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No charges filed in Virginia altercation that left man dead

A medical examiner determined that Ryan Moats, 41, died from heart failure, and prosecutors said they can't prove that James Edwards, 32, inflicted fatal injuries.

St. Louis County Courthouse in Virginia
St. Louis County Courthouse in Virginia
2015 file / Duluth News Tribune
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DULUTH — The St. Louis County Attorney's Office will not file criminal charges against a man who was involved in a fatal altercation in Virginia last summer.

James Marice Edwards, 32, was initially arrested for fifth-degree assault charge and then held several days on a preliminary manslaughter charge. But Edwards was released from jail days later as authorities continued to investigate the circumstances of the incident.

In declining charges Thursday, County Attorney Kim Maki said a medical examiner determined Moats' heart failed due to the "combined effects of methamphetamine and the physiological stressors of the altercation," along with a preexisting blocked artery.

Maki said there was determined to be no "reasonable likelihood of conviction," as both men were physically involved in the altercation and it would be impossible to prove that Edwards' actions were a "substantial causal factor in Mr. Moats' death."

The 41-year-old man who died has been identified as Ryan Douglas Moats, of Virginia.

"We first want to express our condolences again to the Moats family," Maki said in a statement. "We are very sorry for the loss of their loved one. Second, want want to thank the Virginia Police Department and other contributing law enforcement agencies for the good work they did on this case.

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"While the investigation conduced was thorough, the facts create a significant hurdle of evidence that introduce reasonable doubt. As ministers of justice, we bring charges only in those cases that are supported by evidence we believe to be sufficient to obtain a conviction."

But family representatives disagreed with the office's findings, telling the News Tribune they will be bringing forward police reports, interviews, a 911 call transcript and the medical examiner's report to show the public why they believe charges were warranted.

"It's very misleading," said Moats' sister, Bryana Salo. "Ryan is being slandered, and there's proof of that. The details are very inaccurate."

According to the report from Maki's office:

The two men were involved in a verbal argument that turned physical outside public housing complex. They "wrestled and punched at each other" as a bystander used a stun gun in an attempt to separate them.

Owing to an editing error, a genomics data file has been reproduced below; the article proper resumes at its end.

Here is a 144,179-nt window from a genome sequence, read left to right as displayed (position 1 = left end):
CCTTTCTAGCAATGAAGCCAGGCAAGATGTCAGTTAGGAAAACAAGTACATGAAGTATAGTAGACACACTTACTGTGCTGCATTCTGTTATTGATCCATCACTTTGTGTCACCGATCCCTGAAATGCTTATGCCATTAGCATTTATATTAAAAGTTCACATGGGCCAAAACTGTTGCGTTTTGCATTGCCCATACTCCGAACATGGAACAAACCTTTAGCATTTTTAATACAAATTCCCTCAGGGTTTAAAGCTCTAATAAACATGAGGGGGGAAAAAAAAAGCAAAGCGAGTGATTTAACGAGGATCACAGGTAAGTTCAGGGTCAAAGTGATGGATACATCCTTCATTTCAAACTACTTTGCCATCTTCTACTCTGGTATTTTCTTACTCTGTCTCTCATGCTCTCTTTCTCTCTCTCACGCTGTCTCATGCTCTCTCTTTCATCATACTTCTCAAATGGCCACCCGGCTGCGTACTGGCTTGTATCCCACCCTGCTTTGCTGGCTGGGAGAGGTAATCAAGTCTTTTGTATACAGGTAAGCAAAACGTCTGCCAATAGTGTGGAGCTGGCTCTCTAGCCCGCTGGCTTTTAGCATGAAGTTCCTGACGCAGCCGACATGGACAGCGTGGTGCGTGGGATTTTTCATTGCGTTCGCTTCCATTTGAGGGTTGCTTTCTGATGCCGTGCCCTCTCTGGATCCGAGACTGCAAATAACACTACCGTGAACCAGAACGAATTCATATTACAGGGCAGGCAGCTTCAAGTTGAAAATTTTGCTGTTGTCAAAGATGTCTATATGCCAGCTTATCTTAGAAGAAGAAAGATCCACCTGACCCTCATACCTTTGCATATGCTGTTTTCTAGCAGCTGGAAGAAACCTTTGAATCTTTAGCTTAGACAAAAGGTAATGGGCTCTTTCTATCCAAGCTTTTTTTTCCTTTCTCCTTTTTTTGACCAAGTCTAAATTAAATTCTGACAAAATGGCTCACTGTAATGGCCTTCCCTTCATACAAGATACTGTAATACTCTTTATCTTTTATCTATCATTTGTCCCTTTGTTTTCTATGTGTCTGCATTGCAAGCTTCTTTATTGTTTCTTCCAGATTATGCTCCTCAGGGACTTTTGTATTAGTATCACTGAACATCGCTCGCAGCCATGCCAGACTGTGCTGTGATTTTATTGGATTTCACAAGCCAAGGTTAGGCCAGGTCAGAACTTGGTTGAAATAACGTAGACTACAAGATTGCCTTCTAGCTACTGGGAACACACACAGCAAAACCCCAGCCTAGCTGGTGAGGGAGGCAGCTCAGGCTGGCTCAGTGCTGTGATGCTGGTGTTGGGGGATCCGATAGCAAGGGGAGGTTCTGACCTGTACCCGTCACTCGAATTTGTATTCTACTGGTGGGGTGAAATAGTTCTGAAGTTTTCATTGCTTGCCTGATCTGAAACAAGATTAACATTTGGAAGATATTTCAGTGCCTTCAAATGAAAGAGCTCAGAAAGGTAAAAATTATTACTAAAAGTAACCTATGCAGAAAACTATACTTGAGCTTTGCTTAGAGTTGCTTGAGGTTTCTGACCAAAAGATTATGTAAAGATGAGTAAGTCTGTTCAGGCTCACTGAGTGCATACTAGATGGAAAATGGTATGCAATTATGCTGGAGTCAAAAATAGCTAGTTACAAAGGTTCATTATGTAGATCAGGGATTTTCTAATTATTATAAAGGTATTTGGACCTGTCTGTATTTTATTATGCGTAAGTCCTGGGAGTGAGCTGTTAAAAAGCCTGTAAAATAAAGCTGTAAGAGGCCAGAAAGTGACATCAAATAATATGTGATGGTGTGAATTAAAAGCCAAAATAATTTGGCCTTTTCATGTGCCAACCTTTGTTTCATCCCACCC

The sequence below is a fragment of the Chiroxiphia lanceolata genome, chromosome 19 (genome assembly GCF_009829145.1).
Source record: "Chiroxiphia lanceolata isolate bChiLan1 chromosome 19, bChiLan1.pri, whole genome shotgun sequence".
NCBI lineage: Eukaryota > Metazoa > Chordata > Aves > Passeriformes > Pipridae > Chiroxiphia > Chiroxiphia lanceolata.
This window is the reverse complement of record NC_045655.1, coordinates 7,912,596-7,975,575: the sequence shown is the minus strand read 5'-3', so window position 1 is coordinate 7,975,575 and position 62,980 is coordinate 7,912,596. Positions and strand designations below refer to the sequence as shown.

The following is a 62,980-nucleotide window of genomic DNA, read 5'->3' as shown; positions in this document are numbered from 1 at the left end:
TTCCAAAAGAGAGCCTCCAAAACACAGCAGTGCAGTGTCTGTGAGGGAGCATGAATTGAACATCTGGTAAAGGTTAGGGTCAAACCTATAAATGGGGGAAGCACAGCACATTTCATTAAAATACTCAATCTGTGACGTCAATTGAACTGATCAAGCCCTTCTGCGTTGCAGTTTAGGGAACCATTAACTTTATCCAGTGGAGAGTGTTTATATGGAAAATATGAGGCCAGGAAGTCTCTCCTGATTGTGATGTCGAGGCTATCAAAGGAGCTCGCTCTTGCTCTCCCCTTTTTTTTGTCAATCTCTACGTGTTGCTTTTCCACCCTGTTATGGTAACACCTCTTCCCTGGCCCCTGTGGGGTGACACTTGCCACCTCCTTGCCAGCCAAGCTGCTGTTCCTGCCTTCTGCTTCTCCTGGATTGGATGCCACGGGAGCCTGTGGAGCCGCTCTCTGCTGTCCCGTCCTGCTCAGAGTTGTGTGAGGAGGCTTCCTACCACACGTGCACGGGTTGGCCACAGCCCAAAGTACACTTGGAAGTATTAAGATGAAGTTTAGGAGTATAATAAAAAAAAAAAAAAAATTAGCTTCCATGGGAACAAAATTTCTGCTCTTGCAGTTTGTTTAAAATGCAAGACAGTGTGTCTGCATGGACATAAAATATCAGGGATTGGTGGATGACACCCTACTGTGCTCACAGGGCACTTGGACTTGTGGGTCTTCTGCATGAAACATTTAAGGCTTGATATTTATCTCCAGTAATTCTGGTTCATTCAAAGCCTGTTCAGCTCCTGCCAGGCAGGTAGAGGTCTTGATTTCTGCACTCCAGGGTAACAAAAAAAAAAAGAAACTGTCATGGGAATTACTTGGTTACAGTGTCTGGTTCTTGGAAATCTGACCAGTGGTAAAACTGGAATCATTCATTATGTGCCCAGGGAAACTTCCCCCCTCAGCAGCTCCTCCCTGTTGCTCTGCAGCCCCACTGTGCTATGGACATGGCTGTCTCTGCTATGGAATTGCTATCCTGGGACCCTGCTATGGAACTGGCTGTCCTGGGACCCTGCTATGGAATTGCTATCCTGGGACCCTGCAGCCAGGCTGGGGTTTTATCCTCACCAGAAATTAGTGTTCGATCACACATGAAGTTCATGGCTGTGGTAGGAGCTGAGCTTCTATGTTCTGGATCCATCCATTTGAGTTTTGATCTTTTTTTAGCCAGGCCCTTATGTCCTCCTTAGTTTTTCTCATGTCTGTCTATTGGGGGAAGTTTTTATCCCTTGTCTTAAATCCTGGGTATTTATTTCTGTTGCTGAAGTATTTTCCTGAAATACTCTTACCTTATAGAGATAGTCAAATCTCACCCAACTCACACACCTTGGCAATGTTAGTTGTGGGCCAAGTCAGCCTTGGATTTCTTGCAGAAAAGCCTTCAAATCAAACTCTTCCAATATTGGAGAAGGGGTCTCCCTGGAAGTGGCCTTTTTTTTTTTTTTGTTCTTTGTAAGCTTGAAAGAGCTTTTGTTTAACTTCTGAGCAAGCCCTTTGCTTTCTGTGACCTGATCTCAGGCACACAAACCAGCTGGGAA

Moats, having achieved the upper hand, stated that he was having a heart attack and retreated to his truck as bystanders called 911. Edwards followed, punching the closed door and ripping the handle off. He walked away before approaching again, opening the door and having an "interaction" with Moats.

"The specific nature and severity of the interaction, if any, is unclear," the report said. "Mr. Moats did not reengage with Mr. Edwards at the truck. Eventually, Mr. Edwards left the area."

Paramedics, who arrived just five minutes after the 911 call, found Moats unresponsive and were unable to revive him.

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The Midwest Medical Examiner's Office formally ruled it a homicide, but indicated the "physical injuries sustained by Mr. Moats during his encounter with Mr. Edwards were not life-threatening." An autopsy showed that he had a 60%-70% blocked artery, which combined with the drug use and stress to cause a heart failure.

Maki said that because the men were "mutually engaging in the first confrontation, it would be considered a brawl under Minnesota law" and Edwards could not be liable for culpable negligence. And, with a lack of clarity about the second confrontation, the county attorney said the medical examiner "cannot say that what happened at the truck changed the trajectory of the already ongoing medical event involving Mr. Moats' heart."

"In light of the foregoing, the county attorney's office has determined that it cannot, in good conscience and in compliance with the ethical obligations by which prosecutors are bound, file a manslaughter charge in this matter," the news release said.

The office considered charges of first- and second-degree manslaughter. The review was first handled by Bonnie Norlander, head of the Iron Range criminal division, before Duluth prosecutor Vicky Wanta conduced a second, independent analysis. Their conclusions were reviewed and affirmed by Nate Stumme, head of the Duluth criminal criminal division.

This story was updated at 10:04 a.m. Jan. 21 to include a comment from Moats' family and again at 4:20 p.m. Jan. 27 to clarify the circumstances of the fight. It was originally posted at 6:07 p.m. Jan. 20.

READ MORE BY TOM OLSEN
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Tom Olsen has covered crime and courts for the Duluth News Tribune since 2013. He is a graduate of the University of Minnesota Duluth and a lifelong resident of the city. Readers can contact Olsen at 218-723-5333 or tolsen@duluthnews.com.
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